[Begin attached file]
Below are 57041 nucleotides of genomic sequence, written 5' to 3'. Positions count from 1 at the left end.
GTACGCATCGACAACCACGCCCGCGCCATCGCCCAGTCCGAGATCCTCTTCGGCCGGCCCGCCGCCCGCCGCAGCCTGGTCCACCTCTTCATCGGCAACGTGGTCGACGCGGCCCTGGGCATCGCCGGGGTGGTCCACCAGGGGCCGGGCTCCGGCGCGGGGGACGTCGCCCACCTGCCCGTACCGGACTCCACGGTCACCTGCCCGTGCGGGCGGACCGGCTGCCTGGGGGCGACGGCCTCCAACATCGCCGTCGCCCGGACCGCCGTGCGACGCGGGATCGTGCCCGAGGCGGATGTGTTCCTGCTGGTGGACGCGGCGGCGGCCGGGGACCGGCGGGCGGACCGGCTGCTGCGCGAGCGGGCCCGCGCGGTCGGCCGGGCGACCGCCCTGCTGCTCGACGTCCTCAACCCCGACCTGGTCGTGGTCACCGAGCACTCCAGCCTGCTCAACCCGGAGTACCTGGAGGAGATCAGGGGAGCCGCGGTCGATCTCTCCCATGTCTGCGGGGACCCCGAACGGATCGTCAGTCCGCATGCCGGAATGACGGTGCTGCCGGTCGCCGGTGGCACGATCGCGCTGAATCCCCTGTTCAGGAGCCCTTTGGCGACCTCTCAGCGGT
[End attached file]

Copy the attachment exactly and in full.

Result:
Below are 57041 nucleotides of genomic sequence, written 5' to 3'. Positions count from 1 at the left end.
GTACGCATCGACAACCACGCCCGCGCCATCGCCCAGTCCGAGATCCTCTTCGGCCGGCCCGCCGCCCGCCGCAGCCTGGTCCACCTCTTCATCGGCAACGTGGTCGACGCGGCCCTGGGCATCGCCGGGGTGGTCCACCAGGGGCCGGGCTCCGGCGCGGGGGACGTCGCCCACCTGCCCGTACCGGACTCCACGGTCACCTGCCCGTGCGGGCGGACCGGCTGCCTGGGGGCGACGGCCTCCAACATCGCCGTCGCCCGGACCGCCGTGCGACGCGGGATCGTGCCCGAGGCGGATGTGTTCCTGCTGGTGGACGCGGCGGCGGCCGGGGACCGGCGGGCGGACCGGCTGCTGCGCGAGCGGGCCCGCGCGGTCGGCCGGGCGACCGCCCTGCTGCTCGACGTCCTCAACCCCGACCTGGTCGTGGTCACCGAGCACTCCAGCCTGCTCAACCCGGAGTACCTGGAGGAGATCAGGGGAGCCGCGGTCGATCTCTCCCATGTCTGCGGGGACCCCGAACGGATCGTCAGTCCGCATGCCGGAATGACGGTGCTGCCGGTCGCCGGTGGCACGATCGCGCTGAATCCCCTGTTCAGGAGCCCTTTGGCGACCTCTCAGCGGT